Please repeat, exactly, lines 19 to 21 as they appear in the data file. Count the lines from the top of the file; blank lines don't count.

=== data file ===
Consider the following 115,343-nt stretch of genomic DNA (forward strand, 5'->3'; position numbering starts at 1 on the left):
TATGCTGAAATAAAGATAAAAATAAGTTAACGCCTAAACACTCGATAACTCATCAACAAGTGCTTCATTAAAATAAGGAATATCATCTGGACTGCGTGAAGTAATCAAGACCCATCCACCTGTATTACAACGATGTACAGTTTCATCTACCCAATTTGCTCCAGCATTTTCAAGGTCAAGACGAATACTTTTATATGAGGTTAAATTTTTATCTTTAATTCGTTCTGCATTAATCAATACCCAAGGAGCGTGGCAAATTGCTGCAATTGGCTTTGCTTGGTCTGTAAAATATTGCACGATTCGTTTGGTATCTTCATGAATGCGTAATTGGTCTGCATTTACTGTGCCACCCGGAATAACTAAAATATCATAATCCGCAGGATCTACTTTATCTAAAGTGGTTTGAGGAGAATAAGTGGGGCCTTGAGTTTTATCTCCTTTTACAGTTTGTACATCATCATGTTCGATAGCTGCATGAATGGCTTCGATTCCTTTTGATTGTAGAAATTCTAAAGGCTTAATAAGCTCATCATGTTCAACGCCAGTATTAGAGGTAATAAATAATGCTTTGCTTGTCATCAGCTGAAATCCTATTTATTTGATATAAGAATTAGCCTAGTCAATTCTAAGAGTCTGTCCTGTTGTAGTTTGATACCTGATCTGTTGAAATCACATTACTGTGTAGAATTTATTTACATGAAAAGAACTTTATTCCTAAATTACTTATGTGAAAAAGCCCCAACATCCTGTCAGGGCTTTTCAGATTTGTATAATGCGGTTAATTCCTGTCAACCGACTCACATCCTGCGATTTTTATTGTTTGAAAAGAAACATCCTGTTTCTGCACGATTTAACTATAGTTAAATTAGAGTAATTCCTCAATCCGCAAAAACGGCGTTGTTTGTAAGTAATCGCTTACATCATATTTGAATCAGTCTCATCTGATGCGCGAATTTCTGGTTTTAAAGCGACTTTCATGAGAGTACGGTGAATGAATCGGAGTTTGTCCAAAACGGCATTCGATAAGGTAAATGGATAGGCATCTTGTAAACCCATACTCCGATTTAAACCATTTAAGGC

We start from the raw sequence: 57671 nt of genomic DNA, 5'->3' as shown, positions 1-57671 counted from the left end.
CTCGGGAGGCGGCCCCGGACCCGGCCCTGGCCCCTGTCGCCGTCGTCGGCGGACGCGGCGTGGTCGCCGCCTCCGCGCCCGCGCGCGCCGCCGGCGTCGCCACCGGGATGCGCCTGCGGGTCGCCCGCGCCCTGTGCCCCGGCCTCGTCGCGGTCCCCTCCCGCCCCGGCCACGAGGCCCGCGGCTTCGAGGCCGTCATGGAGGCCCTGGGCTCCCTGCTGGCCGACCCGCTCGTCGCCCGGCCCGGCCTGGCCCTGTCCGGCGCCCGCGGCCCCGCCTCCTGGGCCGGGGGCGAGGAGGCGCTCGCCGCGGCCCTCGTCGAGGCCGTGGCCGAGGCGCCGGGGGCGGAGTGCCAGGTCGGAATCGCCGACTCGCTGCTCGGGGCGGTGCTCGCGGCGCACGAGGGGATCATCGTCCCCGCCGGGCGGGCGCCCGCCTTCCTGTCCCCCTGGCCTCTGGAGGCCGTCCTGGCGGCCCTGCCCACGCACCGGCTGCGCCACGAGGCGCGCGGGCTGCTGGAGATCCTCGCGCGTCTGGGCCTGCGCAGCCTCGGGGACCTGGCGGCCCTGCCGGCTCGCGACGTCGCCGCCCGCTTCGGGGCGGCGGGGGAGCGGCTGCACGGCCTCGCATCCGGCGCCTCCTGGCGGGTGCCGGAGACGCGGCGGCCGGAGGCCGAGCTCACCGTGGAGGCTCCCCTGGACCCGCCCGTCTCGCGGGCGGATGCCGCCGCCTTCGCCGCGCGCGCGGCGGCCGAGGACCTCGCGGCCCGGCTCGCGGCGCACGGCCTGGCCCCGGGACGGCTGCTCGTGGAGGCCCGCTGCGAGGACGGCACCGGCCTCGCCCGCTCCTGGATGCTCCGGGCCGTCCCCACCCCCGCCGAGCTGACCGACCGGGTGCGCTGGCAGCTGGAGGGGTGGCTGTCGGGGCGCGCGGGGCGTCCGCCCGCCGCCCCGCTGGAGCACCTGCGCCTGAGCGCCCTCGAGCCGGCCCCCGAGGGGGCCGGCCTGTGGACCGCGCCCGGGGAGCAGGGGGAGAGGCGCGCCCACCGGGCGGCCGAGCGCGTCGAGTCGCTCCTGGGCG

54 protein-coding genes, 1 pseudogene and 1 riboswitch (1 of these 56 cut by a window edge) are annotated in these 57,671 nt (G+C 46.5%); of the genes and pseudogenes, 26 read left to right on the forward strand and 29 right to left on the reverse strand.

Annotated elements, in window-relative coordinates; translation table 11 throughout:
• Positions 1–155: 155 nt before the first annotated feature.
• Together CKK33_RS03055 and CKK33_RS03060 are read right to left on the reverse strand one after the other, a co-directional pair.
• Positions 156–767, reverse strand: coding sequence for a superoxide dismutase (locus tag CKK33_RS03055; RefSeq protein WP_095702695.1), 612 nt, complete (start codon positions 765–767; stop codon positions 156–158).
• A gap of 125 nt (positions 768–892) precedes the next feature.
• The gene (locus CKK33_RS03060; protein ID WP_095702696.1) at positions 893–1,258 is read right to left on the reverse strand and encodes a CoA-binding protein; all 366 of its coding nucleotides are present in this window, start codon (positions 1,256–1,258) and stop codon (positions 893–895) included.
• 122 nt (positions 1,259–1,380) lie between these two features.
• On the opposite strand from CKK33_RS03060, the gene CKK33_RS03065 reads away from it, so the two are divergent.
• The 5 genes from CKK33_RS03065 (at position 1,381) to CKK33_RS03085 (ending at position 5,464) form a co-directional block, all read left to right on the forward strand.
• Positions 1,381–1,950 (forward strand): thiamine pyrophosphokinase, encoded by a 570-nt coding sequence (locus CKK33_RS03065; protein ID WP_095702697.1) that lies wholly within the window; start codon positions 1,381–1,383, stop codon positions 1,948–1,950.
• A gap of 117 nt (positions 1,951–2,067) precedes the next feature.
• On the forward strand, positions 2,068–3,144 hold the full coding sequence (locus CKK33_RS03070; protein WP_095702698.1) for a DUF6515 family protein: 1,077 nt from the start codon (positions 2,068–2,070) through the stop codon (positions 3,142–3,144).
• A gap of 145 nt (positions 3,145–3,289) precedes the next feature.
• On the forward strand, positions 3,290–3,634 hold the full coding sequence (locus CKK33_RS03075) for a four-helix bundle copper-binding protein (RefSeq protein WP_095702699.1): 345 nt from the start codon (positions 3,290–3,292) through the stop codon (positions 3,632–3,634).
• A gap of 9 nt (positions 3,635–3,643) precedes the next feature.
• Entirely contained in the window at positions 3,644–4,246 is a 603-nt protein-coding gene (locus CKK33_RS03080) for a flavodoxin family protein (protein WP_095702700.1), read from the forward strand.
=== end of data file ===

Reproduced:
• On the forward strand, positions 3,290–3,634 hold the full coding sequence (locus CKK33_RS03075) for a four-helix bundle copper-binding protein (RefSeq protein WP_095702699.1): 345 nt from the start codon (positions 3,290–3,292) through the stop codon (positions 3,632–3,634).
• A gap of 9 nt (positions 3,635–3,643) precedes the next feature.
• Entirely contained in the window at positions 3,644–4,246 is a 603-nt protein-coding gene (locus CKK33_RS03080) for a flavodoxin family protein (protein WP_095702700.1), read from the forward strand.